Biogenesis Founder Surrenders To DEA, Admits Steroid Scheme

By McCarton Ackerman 08/06/14

With Anthony Bosch now in custody, more PED-related suspensions are sure to follow.

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One year to the day after more than a dozen suspensions related to banned substances were handed down by Major League Baseball, Biogenesis founder Anthony Bosch surrendered to the Drug Enforcement Administration.

On Tuesday morning, Bosch was taken into custody at the DEA office in Weston, Fla., before being led in a DEA vehicle to the U.S. District Courthouse in Miami. Nine others were also arrested as part of the two-year Operation Strikeout investigation. Bosch has reportedly reached a plea deal and will plead guilty to conspiracy to distribute anabolic steroids.

Nearly 20 professional players connected to the Biogenesis clinic have been suspended by MLB after failing drug tests or having their doping regimens revealed in clinical records. Several others were also mentioned in clinical documents, but the MLB didn’t have enough evidence against them to take action.

New York Yankees star Alex Rodriguez was suspended for the entire 2014 season after reports surfaced that he bought human growth hormone from Bosch’s clinic between 2009 and 2012. He initially fought the suspension, but withdrew a pair of lawsuits last February against the MLB and the MLB Players Association. Other stars like Ryan Braun of the Milwaukee Brewers and then-Texas Rangers outfielder Nelson Cruz served lesser sentences.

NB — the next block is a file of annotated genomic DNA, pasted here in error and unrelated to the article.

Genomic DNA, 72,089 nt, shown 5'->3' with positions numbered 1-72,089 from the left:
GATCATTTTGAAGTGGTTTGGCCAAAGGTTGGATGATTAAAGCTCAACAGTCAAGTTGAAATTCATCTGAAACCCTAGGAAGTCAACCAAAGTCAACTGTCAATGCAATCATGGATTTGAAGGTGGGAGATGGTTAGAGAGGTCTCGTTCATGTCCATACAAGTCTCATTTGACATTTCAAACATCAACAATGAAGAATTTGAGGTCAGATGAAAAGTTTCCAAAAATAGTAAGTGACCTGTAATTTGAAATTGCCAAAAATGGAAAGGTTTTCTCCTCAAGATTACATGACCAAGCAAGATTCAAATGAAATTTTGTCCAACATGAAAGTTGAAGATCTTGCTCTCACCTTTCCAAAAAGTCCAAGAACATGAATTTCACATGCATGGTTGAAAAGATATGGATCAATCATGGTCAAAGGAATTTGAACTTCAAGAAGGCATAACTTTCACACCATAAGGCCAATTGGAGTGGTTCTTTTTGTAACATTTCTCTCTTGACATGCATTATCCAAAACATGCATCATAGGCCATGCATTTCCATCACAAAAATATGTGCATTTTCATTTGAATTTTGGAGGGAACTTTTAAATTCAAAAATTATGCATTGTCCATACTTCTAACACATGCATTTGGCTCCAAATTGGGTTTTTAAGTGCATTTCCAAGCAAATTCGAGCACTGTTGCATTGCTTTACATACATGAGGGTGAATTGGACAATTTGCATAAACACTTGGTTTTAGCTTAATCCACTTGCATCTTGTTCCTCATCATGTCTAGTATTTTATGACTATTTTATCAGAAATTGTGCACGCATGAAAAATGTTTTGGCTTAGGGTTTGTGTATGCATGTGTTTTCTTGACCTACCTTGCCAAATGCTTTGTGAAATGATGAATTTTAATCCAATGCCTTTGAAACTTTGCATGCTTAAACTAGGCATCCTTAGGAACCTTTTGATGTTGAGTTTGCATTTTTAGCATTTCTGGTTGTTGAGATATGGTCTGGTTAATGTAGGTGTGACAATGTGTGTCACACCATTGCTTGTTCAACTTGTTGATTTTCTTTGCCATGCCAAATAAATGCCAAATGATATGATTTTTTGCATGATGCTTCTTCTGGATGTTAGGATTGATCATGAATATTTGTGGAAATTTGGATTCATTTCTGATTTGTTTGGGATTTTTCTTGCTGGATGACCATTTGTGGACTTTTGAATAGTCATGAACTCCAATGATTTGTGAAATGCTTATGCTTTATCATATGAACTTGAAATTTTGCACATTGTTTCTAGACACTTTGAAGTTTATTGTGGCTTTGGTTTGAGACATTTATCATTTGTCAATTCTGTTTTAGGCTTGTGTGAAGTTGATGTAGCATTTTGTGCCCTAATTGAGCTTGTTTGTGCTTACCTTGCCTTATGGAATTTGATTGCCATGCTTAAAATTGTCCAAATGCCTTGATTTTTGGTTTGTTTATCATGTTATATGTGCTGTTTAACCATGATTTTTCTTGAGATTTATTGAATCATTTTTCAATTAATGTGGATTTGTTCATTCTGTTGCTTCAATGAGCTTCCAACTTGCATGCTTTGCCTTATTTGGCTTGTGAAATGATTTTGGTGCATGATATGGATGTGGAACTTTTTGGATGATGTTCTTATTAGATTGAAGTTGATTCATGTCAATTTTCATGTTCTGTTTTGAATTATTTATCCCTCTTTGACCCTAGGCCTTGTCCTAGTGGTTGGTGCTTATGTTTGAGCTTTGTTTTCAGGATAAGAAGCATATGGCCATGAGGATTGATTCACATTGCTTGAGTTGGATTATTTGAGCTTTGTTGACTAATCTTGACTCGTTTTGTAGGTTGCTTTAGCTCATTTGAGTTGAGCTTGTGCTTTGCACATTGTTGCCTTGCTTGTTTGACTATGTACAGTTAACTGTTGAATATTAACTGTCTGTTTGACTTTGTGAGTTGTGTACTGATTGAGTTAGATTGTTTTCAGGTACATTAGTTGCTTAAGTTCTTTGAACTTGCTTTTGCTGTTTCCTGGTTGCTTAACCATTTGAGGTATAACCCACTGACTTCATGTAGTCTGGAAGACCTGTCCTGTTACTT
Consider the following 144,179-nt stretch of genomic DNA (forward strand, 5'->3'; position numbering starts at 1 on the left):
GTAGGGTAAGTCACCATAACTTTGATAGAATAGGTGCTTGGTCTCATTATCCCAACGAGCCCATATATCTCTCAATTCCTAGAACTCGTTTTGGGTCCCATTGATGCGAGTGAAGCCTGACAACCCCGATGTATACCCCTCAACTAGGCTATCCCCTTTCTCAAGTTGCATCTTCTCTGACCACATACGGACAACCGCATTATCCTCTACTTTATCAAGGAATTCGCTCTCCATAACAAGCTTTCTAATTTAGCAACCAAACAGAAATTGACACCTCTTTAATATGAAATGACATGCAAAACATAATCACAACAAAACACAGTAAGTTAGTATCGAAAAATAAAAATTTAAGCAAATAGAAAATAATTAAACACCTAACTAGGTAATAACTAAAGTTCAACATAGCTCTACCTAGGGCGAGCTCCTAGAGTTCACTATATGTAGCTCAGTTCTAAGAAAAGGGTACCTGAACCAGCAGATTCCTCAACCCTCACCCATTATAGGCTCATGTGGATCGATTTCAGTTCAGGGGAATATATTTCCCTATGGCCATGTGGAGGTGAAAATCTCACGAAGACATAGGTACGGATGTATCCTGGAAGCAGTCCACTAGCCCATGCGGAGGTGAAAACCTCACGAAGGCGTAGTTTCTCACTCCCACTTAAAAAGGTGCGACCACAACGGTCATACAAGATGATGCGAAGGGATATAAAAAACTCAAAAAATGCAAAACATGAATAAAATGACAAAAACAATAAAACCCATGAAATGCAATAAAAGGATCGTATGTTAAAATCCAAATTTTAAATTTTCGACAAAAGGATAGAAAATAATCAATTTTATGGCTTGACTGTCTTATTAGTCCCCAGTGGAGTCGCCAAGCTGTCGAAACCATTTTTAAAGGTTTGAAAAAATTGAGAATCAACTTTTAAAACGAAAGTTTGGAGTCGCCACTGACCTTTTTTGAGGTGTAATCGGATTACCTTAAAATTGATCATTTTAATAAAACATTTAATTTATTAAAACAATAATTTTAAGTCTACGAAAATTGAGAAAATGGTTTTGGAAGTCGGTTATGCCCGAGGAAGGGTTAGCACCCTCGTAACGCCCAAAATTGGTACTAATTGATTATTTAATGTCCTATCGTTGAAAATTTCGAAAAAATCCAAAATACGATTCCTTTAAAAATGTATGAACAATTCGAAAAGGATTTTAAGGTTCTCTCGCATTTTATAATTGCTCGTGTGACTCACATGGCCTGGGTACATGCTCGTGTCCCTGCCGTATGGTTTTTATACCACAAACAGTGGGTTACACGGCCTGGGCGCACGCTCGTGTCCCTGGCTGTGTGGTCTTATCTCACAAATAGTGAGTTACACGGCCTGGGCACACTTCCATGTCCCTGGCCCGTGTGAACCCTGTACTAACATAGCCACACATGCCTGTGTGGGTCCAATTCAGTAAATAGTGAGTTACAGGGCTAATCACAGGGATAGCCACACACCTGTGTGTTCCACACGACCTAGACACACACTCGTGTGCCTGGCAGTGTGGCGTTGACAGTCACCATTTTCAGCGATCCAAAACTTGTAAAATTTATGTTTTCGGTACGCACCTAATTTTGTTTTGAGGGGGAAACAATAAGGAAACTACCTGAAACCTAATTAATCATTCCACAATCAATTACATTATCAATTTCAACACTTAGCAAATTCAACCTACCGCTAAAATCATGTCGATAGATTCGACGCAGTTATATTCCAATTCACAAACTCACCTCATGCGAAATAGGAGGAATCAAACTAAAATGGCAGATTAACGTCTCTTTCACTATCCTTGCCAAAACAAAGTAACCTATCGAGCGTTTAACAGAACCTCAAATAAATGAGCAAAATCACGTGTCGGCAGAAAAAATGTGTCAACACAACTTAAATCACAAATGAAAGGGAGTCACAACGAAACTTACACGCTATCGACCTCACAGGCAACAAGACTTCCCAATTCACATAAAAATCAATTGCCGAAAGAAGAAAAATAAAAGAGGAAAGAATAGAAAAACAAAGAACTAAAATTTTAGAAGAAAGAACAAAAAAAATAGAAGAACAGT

However, the federal investigation didn’t target athletes and put its efforts squarely on Bosch, focusing on how he obtained and administered human growth hormone and other steroids. They also looked into whether he acted as a physician despite lacking a license. Several friends and associates told ESPN’s Outside the Lines that Bosch claimed he was a medical doctor. He also listed himself as “Dr. Bosch” on state corporate filings for Medical HRT, a former venture that never got off the ground.

Bosch has also been accused of providing teenagers with performance-enhancing drugs. More than 15 high school and college athletes were listed on clinic records as patients of Bosch and many of them received PEDs. "[Bosch] said if you take this concoction or whatever—it was pills and some small HGH stuff...it was geared toward extending his growth spurt," said one attorney for a high school baseball player who felt he was too short.  "From 5-7 to 5-10 is a big difference when it comes to the colleges."

The MLB confirmed in January 2013 that players will now receive random blood tests during the season. Players were previously only tested for drugs during the off-season and spring training.

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McCarton Ackerman is a freelance writer and editor living in Portland, Oregon. He has been a contributor for The Fix since October 2011, writing on a wide range of topics ranging from medical marijuana in Colorado to the world's sexiest drug smugglers. Follow him on Linkedin and Twitter.

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